Congresswomen Carolyn Maloney (D-NY) and Cynthia Lummis (R-WY) re-introduced the Equal Rights Amendment yesterday in a bipartisan effort to put women in the United States Constitution.
A bipartisan coalition of 170 cosponsors have signed on to this bill, including representatives Maloney, Lummis, Congresswoman Speier (D-CA), Rosa DeLauro (D-CT), and many more. This motion comes alongside a resolution also introduced this week by Speier in support of the ERA.
“More than 90 percent of Americans believe the constitution should guarantee rights equally for men and women,” said Representative Maloney in a statement. “It’s time to secure that promise by passing the Equal Rights Amendment.”
“I am very enthusiastic about the new wording of Congresswoman Carolyn Maloney’s re-introduction of the Equal Rights Amendment which would put the word women in the constitution for the first time while protecting everyone from discrimination based on sex,” said Eleanor Smeal, President of the Feminist Majority. “Everyone deserves to live a life free from the pernicious effects of sex discrimination.”
Congresswoman Speier also introduced yesterday a joint resolution with 146 cosponsors this week to remove the deadline previously set by congress and allow for ratification of the ERA through a “three-state strategy.” If the deadline were lifted, only three more states would need to ratify the amendment.
Speier called the lack of constitutionally-protected equality for women “a twenty-first century scandal.” She wrote that the majority of Americans do not realize that such a provision does not already exist, “and they’re appalled to hear it doesn’t. Without explicit protections for women’s equality in the Constitution, we will continue to see discrimination against women. With all the progress women have made, it’s long past time for a permanent standard ensuring all women and men are equal under the law.”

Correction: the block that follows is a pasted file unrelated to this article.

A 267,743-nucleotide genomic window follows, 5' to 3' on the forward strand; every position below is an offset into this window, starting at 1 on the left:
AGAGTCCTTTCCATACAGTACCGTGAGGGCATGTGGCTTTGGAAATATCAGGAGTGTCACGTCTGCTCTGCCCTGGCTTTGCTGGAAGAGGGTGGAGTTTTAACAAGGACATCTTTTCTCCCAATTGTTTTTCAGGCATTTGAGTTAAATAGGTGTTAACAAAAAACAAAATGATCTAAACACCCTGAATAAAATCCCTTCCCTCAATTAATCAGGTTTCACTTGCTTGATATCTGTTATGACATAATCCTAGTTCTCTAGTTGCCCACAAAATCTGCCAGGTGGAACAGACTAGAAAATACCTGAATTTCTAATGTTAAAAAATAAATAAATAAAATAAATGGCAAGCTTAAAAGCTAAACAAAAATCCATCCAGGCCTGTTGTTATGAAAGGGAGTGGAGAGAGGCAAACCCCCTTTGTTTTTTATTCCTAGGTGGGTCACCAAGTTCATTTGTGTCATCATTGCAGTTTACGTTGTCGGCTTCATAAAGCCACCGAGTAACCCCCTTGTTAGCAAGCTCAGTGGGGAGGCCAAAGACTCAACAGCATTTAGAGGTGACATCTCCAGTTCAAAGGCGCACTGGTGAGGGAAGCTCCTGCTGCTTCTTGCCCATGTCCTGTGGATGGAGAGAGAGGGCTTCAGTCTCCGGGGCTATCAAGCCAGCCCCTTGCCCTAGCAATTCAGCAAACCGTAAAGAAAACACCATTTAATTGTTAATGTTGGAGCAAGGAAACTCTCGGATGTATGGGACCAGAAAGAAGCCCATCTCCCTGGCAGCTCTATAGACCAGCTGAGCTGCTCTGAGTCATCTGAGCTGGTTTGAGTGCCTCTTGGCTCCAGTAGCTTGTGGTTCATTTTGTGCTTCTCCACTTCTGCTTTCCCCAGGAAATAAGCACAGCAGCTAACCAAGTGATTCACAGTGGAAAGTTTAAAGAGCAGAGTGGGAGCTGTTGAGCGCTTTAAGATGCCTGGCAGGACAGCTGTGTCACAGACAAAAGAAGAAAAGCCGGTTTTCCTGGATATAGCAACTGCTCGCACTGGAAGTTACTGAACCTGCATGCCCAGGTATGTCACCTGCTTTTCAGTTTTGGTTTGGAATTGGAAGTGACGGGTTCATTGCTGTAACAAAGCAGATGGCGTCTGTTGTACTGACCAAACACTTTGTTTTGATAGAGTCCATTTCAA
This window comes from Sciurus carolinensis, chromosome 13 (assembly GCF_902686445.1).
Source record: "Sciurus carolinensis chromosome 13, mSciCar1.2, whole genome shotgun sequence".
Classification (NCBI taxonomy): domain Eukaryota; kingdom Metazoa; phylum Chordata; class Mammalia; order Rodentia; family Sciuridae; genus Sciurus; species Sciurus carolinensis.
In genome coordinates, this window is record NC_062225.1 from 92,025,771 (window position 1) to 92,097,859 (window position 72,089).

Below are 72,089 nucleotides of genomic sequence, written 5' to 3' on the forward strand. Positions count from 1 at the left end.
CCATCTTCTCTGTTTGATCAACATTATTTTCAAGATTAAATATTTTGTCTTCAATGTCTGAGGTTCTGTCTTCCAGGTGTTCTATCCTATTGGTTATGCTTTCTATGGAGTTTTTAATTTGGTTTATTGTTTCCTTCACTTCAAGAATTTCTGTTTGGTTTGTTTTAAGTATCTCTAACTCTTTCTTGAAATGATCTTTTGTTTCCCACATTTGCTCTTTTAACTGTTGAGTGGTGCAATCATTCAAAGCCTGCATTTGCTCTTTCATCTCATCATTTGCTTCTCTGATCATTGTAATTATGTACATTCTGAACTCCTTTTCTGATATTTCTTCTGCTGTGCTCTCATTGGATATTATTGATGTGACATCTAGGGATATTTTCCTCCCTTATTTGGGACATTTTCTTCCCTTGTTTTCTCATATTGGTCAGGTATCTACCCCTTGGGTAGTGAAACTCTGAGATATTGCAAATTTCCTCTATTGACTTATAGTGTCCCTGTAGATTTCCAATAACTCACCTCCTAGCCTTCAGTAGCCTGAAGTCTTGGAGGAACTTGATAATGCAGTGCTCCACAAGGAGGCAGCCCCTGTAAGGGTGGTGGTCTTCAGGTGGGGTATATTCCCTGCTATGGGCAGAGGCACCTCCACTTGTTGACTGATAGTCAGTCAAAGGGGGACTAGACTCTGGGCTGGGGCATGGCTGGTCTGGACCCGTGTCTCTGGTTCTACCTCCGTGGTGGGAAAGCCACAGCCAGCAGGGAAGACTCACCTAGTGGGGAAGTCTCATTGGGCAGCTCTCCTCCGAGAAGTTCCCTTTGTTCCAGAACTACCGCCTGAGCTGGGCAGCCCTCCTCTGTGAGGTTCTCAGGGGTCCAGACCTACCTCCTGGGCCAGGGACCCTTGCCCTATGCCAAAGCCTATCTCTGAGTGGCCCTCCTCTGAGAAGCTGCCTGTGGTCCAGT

“I believe strongly that we only need three more states to ratify the Equal Rights Amendment,” said Smeal, who also spoke of the 27th Amendment, which took a record 203 years between being introduced and being ratified. “If no time limit was acceptable for an amendment by one of the Founding Fathers, it should be good for the women of America today.”
35 states currently have a state-wide ERA on the book, with Oregon being the most recent to ratify a state ERA by a near 2-to-1 margin in November 2014. The Illinois House passed an ERA, but it was rejected at the state Senate in 2003. Recently, efforts for a state ERA in Illinois have renewed.
As Gaylynn Burroughs, the Director of Policy and Research of the Feminist Majority Foundation, explained in the Winter 2015 issue of Ms. magazine, the need for the ERA has only increased since 1972. “Women have made numerous gains over the past four decades from Title IX to the Pregnancy Discrimination Act to pay equity to the Violence Against Women Act and much more,” Burroughs wrote. “But all the federal legislative gains are just that – legislative. They can be wiped out by a hostile Congress or Supreme Court, or chipped away slowly and insidiously.” Burroughs cites last year’s Supreme Court Hobby Lobby decision as one example of recent rollbacks.
Media Resources: Speier.House.Gov 5/14/15; Feminist Newswire 11/5/14; 7/1/14; MsMagazine.com